Montae Taylor's Life Changed After Friend's Arrest
December 05, 2018
By Ahndrea Jones
Montae Taylor had no intention of going to college.
But when a close friend was arrested and sentenced to prison for 34 years, Taylor promised to better himself and his community by furthering his education.
On Dec. 15, Taylor will graduate early from Old Dominion University with a double major of criminology and sociology with a concentration in social welfare.
Growing up, Taylor lived in an inner-city Richmond neighborhood consisting mostly of single-parent households, where other concerns took precedence over school and higher education.
He said his guidance counselor discouraged him from going to college, instead suggesting he look into custodial work or the military.
"Some of my best friends were homeless at times," he recalled. "Going to prison was like going to college. So you don't look forward to it."
Just before he graduated from high school Taylor's attention and goals shifted.
His friend was charged with conspiracy to interfere with commerce by robbery and two counts of using, carrying and brandishing a firearm during a felony.
Taylor felt his friend, who was just 19, didn't get a fair shake due to his family's criminal history. He saw how "easy it is to get sucked in if you don't know about the system, this trap they put us in, with no chance to change."
This prompted Taylor to not only to look deeper into his friend's case, but to promise him that he'd make a change in his community.
Taylor chose ODU because he wanted to get away from Richmond and to be challenged, not only academically, but by a different culture and surroundings.
Taylor majored in sociology because he felt it would help him reach his goal of becoming a social entrepreneur. He's interested in changing the legal system as well as his community. He plans to begin law school in the fall of 2019, but hasn't decided which one yet.
He has made a significant impact at ODU.
Taylor wanted to see a change for African Americans and other minorities on campus, asking "how diverse and inclusive is ODU really?" He met with Lesa Clark, executive director of Intercultural Relations, and Johnny Young, associate vice president of Student Engagement and Enrollment Services.
Taylor's goal was to make sure his "brothers and sisters were doing as well (academically)" and creating "a culture to encourage each other and excel."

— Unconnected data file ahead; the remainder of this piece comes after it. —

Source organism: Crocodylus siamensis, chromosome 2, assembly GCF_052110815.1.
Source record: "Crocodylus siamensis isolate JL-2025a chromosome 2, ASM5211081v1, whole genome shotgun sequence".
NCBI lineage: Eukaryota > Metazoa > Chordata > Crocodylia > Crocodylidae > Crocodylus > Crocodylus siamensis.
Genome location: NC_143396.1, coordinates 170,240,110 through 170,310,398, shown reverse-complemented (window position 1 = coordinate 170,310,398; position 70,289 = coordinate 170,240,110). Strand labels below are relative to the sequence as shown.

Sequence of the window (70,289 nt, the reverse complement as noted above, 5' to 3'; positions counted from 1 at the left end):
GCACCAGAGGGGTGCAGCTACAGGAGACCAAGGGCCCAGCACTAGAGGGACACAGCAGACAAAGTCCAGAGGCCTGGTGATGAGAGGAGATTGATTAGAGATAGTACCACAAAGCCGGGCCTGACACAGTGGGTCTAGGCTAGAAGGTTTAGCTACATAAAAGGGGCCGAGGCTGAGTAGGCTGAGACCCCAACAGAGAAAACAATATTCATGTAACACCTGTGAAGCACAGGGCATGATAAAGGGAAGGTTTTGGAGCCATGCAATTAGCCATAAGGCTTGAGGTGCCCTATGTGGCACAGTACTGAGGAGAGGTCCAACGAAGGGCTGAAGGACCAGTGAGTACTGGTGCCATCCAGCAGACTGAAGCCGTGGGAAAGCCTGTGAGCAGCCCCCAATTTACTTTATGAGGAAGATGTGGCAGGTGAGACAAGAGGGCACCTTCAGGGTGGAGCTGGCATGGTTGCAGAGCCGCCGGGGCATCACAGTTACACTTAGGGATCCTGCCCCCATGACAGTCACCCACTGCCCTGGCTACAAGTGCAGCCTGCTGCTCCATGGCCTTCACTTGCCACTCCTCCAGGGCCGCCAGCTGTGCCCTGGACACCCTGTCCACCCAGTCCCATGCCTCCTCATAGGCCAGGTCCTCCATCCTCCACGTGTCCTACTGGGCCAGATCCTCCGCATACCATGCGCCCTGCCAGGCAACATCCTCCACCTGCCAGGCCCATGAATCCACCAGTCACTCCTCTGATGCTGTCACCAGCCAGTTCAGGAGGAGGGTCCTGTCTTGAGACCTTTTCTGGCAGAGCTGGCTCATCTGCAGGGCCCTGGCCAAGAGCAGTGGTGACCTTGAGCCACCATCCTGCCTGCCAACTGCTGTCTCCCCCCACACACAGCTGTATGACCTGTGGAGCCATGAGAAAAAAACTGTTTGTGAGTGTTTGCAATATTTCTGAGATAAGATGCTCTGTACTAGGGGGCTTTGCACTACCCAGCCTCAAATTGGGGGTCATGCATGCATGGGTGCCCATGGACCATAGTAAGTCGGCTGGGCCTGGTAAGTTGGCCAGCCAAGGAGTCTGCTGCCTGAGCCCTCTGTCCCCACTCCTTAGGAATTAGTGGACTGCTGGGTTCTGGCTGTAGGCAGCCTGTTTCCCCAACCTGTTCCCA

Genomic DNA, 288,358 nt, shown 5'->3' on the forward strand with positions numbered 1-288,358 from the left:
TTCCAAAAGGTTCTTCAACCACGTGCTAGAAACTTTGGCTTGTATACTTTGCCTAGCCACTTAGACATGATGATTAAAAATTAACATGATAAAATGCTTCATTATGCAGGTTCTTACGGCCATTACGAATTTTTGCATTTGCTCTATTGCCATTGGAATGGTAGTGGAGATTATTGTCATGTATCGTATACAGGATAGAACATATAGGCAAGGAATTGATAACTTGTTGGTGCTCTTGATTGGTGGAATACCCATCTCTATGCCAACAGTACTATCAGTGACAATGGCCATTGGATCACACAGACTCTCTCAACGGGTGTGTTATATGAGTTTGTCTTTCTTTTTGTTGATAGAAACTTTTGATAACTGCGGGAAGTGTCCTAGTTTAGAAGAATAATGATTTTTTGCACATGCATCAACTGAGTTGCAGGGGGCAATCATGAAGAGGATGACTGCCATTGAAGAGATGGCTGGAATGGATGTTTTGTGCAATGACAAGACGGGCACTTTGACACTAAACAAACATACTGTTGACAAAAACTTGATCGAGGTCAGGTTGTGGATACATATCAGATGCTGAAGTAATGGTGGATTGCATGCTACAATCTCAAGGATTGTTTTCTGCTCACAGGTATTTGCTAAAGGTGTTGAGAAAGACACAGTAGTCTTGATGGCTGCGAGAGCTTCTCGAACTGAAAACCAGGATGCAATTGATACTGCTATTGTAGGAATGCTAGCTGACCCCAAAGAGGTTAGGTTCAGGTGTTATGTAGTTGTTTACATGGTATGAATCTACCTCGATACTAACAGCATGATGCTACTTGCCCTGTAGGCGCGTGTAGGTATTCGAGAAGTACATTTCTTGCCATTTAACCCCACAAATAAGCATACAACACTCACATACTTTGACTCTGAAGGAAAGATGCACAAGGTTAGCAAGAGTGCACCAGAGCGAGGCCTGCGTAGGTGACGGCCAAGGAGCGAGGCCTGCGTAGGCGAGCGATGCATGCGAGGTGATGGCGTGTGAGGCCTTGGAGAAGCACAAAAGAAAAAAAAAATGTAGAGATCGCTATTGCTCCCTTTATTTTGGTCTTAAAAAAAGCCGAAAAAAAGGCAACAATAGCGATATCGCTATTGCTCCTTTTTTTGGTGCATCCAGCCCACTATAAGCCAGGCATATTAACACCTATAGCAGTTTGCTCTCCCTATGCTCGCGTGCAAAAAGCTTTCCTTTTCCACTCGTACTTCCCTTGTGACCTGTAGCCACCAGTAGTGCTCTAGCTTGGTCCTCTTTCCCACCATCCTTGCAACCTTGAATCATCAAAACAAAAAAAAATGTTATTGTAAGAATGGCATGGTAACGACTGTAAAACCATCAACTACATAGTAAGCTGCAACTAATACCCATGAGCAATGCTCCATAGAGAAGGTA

Young subsequently started ODU's Brother 2 Brother chapter in 2016. This organization helps young minority men succeed academically and professionally. Taylor served as its vice president.
It is making a difference. At ODU's Social Mobility Symposium in June, President John R. Broderick noted that the average grade-point average of freshmen in Brother 2 Brother rose 0.20 points from the fall 2016 semester to spring 2017.
Taylor also is president of Virginia's Youth and College NAACP chapter and helped form a non-profit organization. He started Striving Altogether Valiantly Every day (S.A.V.E.) in June 2017 with two other men from ODU - Dariel Taylor, an undergraduate who will also graduate in December, and Maurice Williams, a former ODU employee who worked with the Upward Bound program. S.A.V.E. is geared toward students ages 8-18 and received its license in October. Furthermore, Taylor is a development manager for the Hope-U nonprofit organization in Chesapeake.
Taylor won Old Dominion's Evon-Broderick Award for Community Engagement and Service in 2017 and the Rising Community Leader Award from the Urban League of Hampton Roads in January.
"To simply state that Montae is an involved student would be an understatement," Young wrote in his letter recommending Taylor for the Evon-Broderick Award. "It is his extraordinary motivation that captures my attention, and which I find inspiring."